Folk-Soul Singer Amos Lee in Concert

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Amos Lee and guitarist Nate Skiles perform live from NPR's New York bureau studios. hide caption

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Amos Lee

Amos Lee and guitarist Nate Skiles perform live from NPR's New York bureau studios.

Songs from 'Supply And Demand'

Singer-songwriter-guitarist Amos Lee talks about life on the road, and performs songs from his latest CD Supply and Demand. In the year since his debut, the 29-year-old has carved out a sound all his own. He performs live and takes calls from the NPR bureaus in New York.

Copyright © 2006 NPR. For personal, noncommercial use only. See Terms of Use. For other uses, prior permission required.

NEAL CONAN, host:

This is TALK OF THE NATION. I'm Neal Conan in Washington.

Right now, the music of Amos Lee. When the singer, songwriter, and guitarist first appeared on the music scene in 2005, he was dubbed the male Nora Jones. But in the year since debut, the 29-year-old has carved out a sound all his own.

His most recent CD, titled Supply and Demand was released earlier this month on Blue Note records. He's currently headlining his own nationwide tour. Amos Lee is in our New York bureaus today, along with guitarist Nate Skiles. Thanks both for taking the time to be with us.

Mr. AMOS LEE (Musician): Hey, thanks for having us.

CONAN: And if you have questions for Amos Lee about his music, his career, or the new CD, give us a call: 800-989-8255, 800-989-TALK. The e-mail address is talk@npr.org. And why don't we begin with a tune? What are you going to play for us?

Mr. LEE: We're going to play you Supply and Demand.

(Soundbite of song, “Supply and Demand”)

Mr. LEE: (Singing) Something's got to give with the way I'm living. Seems I'm getting down every day. The more I strive, the less I'm alive and it seems I'm getting further away. Oh, well, all my superstitions and my crazy suspicions of the people that I care about. I've been doing more screaming than I've been doing dreaming and I think it's time I figured it out.

Yeah baby, I need a plan, oh to understand, yeah, that life ain't always only supply and demand.

Well, I've been going jogging in the park after dark, dragging ‘round with me my ball and chain. It took Southern skies to make me realize that I'm causing myself this pain. But a woman that I'm loving, yup, I'm pushing and shoving, getting further along by the day. And I can't understand how (unintelligible) man ever let it end up this way.

Baby, I need a plan, oh to understand, yeah, that life ain't only supply and demand.

When the road gets dark and lonesome dear, you can find me here. Honey, you don't know where I am.

You need a friend. Yeah, uh-huh. Life ain't easy. In fact, I know it's easy when you are the big man in town, shaking religions and making decisions. You never get to slow on down.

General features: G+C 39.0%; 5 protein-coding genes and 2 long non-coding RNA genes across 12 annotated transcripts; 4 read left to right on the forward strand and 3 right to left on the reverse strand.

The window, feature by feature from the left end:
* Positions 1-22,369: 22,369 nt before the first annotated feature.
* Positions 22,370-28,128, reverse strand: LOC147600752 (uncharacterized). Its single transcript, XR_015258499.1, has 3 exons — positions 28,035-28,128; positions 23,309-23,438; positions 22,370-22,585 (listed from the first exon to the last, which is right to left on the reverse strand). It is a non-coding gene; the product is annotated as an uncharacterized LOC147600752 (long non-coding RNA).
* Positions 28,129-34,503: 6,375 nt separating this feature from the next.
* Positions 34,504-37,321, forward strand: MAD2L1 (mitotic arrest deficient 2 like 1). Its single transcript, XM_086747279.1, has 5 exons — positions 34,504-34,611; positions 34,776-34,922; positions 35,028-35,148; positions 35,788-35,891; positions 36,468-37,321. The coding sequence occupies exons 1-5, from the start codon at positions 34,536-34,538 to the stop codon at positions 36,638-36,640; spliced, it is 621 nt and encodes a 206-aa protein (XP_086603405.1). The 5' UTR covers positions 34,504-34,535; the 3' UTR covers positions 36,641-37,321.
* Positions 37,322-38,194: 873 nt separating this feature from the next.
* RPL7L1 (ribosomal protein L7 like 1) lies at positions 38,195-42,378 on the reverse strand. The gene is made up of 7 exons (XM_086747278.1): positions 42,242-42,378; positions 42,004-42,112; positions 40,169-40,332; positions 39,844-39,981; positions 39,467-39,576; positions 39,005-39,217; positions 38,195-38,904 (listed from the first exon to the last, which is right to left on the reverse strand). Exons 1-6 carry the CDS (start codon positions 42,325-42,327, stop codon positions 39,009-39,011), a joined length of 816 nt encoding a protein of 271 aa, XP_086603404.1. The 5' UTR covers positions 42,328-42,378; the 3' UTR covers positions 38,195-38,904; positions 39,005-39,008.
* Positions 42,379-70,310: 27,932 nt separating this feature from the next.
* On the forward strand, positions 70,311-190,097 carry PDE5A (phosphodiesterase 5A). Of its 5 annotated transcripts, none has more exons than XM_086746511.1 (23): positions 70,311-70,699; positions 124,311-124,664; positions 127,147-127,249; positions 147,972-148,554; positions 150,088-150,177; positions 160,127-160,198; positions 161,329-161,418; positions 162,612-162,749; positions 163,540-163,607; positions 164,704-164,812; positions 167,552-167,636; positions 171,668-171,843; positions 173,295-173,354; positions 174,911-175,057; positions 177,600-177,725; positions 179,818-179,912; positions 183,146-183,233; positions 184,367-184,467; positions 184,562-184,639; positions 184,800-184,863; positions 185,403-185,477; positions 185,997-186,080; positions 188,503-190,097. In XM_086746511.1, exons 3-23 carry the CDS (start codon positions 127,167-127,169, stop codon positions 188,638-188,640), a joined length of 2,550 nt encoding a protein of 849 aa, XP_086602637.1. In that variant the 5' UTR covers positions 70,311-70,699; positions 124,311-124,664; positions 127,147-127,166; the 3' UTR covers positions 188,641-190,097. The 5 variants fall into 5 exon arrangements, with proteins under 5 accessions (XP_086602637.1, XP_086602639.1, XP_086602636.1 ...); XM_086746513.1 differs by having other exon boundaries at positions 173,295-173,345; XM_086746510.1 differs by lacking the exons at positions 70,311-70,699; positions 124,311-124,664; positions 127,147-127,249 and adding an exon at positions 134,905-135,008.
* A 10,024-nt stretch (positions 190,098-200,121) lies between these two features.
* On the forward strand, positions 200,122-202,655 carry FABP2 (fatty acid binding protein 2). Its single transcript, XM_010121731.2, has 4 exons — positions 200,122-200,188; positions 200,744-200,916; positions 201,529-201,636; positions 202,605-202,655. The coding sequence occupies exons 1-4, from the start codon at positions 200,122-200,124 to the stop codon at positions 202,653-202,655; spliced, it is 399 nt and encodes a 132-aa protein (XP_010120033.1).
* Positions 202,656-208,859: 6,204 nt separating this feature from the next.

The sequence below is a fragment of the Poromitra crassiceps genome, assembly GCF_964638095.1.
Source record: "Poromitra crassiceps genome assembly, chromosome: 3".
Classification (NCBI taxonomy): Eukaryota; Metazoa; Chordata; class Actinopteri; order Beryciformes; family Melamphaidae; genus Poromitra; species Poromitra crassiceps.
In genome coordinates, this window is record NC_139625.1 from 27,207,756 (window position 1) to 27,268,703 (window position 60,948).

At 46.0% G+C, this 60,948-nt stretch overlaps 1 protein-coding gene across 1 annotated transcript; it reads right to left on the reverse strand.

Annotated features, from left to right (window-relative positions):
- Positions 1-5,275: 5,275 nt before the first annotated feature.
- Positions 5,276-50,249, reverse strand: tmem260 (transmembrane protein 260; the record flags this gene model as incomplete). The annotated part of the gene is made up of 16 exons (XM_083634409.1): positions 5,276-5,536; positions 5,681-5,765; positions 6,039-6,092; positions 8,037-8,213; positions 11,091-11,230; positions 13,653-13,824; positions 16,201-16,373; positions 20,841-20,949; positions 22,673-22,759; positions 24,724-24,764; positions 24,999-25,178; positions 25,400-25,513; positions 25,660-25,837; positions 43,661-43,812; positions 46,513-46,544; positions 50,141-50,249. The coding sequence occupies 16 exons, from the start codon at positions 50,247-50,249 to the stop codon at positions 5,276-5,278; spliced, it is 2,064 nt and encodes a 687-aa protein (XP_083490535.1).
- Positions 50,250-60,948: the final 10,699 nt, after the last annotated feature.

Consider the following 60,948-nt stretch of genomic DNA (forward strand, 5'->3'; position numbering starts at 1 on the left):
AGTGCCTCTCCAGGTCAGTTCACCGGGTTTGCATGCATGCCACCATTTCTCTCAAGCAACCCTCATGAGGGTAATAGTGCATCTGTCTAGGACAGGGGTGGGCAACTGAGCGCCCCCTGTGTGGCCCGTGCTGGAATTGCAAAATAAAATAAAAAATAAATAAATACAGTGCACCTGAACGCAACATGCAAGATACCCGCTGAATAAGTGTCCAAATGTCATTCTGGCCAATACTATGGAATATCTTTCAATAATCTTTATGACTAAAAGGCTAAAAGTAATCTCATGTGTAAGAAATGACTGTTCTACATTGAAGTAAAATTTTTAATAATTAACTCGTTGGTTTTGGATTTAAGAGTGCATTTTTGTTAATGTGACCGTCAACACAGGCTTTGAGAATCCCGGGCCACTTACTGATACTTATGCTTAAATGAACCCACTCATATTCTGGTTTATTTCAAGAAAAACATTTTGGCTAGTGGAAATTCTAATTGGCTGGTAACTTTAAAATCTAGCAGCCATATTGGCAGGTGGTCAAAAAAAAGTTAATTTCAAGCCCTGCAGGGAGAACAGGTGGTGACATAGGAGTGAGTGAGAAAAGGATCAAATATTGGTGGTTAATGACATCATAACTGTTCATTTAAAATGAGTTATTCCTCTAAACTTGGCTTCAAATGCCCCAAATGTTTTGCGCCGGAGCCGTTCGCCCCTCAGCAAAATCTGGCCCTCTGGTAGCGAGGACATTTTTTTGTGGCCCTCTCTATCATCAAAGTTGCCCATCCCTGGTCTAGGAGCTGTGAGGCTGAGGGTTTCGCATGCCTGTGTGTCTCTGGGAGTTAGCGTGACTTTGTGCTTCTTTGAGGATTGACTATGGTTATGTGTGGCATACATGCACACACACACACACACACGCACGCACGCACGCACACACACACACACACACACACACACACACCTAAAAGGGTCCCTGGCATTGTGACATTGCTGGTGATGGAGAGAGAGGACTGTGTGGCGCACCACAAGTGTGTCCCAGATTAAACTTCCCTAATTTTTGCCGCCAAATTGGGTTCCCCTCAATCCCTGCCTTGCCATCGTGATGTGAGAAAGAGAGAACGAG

Well, your wife and your baby, you tell them, yeah, well maybe I'll meet ya'll at a weekend resort. But your eye's on the prize and you can't realize that your little girl's life's so short. Brother you need a plan, oh, to understand, yeah, that life ain't only supply and demand.

Yeah, sister you need a place now to understand that life ain't only supply and demand. Better figure it out now. You know, you ain't coming back down here. You better figure it out now. You know, you ain't coming back down.

CONAN: Amos Lee on guitar and vocals, backed by Nate Skiles here in our bureau in New York City. That's the title track from the new CD, Supply and Demand.

And Amos Lee, I wonder, your first CD got a lot of critical praise and sold nearly half a million copies. What kind of pressure does that put on you for the second one?

Mr. LEE: A lot. I mean, I can't believe all the pressure I'm under right now.

CONAN: Hm.

Mr. LEE: Just sitting here in NPR studios, I'm going nuts. You know how it is here.

CONAN: Oh, yeah. Just dripping with pressure.

Mr. LEE: Dripping with pressure, man.

CONAN: Yeah. At the same time, you opened for a lot of great acts: Bob Dylan, Nora Jones among others. Now you're carrying the freight as the headliner.

Mr. LEE: Yeah. Well, you know, it's what I've been wanting for a long time. So it's great to get out in all these towns. We just got back from a trip down south, went to Asheville, North Carolina, Atlanta, and had great crowds.

So it's really a beautiful thing to be able to go throughout the country and play music and have people there just with you.

CONAN: Mm-hmm. And it's a little different if you're the opening act. Well, they probably paid to see Mr. Dylan.

(Soundbite of laughter)

Mr. LEE: Maybe.

CONAN: Yeah. Maybe.

Mr. LEE: I mean, ain't nobody paying a hundred bucks to see me yet, so.

CONAN: Not yet.

(Soundbite of laughter)

CONAN: Let's get a caller on the line. And by the way, if you'd like to join our conversation with Amos Lee - 800-989-8255, or you can zap us an e-mail: talk@npr.org.

Cecilia, Cecilia calling from Utica, New York.

CECILIA (Caller): Hi.

CONAN: Go ahead, please.

Mr. LEE: Hi, Cecilia.

CECILIA: And I would pay $100 to see Amos Lee.

Mr. LEE: All right. Well, come to the show then.

CECILIA: I love Amos Lee.

(Soundbite of laughter)